AXE027 drivers

#1
I have just been forced to change to Windows 10 and I really can't remember if I have tried to program any chips since then but now my AXE027 has a driver problem.
Windows device manager/USB controllers tells me the device is working properly but device manager/other devices and devices and printers tell me there is no driver loaded.
The unzipped version of the driver will not work (fair enough, I have had the cable has been plugged in before) the zipped version tells me the install was successful.
I have tried disabling the cable from USB controllers, and so many other things that I can't even remember but the bottom line remains the same.
 

hippy

Technical Support
Staff member
#2
One of the problems with determining how to get things working is it not being clear what state you may now have your system in.

The best approach may be to plug the AXE027 cable in and use Device Manager to try and sort things out.

On Windows 10 right-click on the "My Computer" icon, select Properties, then follow the Device Manager link at the top left.

Don't use the Settings app or Control Panel / Devices and Printers as they may look a bit like Device Manager but are not, and don't so easily allow what needs to be done.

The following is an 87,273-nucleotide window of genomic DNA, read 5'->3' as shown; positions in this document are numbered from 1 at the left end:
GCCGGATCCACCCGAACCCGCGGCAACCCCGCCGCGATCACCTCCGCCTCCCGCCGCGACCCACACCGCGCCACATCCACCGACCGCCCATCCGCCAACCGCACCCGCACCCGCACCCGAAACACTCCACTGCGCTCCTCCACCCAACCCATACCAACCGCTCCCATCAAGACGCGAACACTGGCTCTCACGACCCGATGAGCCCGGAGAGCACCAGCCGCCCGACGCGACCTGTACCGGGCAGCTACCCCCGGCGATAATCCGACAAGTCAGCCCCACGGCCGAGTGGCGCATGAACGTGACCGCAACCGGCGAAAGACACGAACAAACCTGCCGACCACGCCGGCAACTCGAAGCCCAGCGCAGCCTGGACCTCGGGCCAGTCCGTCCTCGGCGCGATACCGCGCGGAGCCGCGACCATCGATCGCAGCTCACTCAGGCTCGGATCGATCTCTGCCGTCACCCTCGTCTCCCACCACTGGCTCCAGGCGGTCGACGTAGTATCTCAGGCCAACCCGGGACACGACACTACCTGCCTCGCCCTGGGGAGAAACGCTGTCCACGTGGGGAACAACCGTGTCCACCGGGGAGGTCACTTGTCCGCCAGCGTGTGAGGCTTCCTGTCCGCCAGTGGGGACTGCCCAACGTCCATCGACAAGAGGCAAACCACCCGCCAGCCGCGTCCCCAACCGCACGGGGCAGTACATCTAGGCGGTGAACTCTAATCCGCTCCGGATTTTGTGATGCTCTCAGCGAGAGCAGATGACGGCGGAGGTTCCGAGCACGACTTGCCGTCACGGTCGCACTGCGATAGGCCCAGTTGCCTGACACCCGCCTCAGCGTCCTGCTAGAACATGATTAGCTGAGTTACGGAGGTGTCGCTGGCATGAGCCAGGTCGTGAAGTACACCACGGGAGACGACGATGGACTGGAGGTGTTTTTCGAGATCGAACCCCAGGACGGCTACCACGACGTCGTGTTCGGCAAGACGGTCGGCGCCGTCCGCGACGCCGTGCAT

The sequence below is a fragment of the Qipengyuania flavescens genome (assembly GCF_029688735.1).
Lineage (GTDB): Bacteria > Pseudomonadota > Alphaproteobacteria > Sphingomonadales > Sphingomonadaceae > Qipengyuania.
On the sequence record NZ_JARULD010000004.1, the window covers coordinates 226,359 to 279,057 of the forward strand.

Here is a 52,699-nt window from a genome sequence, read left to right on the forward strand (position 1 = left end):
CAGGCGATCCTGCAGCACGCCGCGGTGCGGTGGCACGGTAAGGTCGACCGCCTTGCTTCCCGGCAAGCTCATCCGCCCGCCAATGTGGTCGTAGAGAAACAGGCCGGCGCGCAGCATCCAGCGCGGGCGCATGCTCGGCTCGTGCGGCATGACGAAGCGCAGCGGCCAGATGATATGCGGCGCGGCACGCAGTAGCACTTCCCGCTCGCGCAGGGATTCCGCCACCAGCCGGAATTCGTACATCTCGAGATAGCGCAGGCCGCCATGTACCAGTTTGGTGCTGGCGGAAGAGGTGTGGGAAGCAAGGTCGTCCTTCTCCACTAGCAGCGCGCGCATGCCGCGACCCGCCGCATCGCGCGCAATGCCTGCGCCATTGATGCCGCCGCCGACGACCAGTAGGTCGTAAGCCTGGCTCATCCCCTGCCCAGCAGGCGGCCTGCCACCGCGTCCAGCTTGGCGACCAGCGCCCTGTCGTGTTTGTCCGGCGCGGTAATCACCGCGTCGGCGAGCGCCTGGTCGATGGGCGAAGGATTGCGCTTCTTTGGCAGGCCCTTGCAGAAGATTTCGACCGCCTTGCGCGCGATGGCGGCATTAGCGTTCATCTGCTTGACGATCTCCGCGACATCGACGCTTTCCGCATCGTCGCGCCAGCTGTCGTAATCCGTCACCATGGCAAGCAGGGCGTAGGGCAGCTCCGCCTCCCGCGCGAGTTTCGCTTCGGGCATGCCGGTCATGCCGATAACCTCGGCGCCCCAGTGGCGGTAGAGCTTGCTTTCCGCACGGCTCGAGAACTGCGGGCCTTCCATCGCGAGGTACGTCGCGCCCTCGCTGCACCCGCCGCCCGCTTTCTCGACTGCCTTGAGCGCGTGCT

Once in Device Manager, remove any AXE027 devices you can find. Remove / Uninstall anything with a yellow exclamation mark. Unplug the AXE027 cable and reboot. That should clear the existing AXE027 installation back to 'nothing'.

Once re-booted, plug the AXE027 cable back in. Wait for any 'bing-bong' sounds and any driver installation messages to pass, then go back into Device Manager. There should be some USB / AXE027 device with a yellow exclamation mark. Manually Update its drivers to the ones unzipped to disk.

Two important things to ensure for manual installation are -

1) That the files must be extracted from the downloaded .zip to a separate directory on disk. If not the files may appear to be seen by Windows Explorer but not by Device Manager.

2) When pointing Device Manager to the extracted directory, the top level directory must be selected; the one containing the 'amd64' and 'i386' sub-directories.

Also note that the installation is a two-step process as two drivers must be installed. If the second step is not completed then there will be issues in accessing the installed AXE027 cable. After installing the first driver look for any new exclamation marked devices.
 
#3
Having followed your instructions I made a little progress. Windows tells me the AXE027 is ready to go and the editor tells me com 3 is ready to use.
Device Manager / Other Devices shows the cable again with a yellow exclaimation mark however when I try to update the driver Windows tells me it can't install it (not can't find it). Also does the 2 step process require me to do anything or is this just how it works?
 

hippy

Technical Support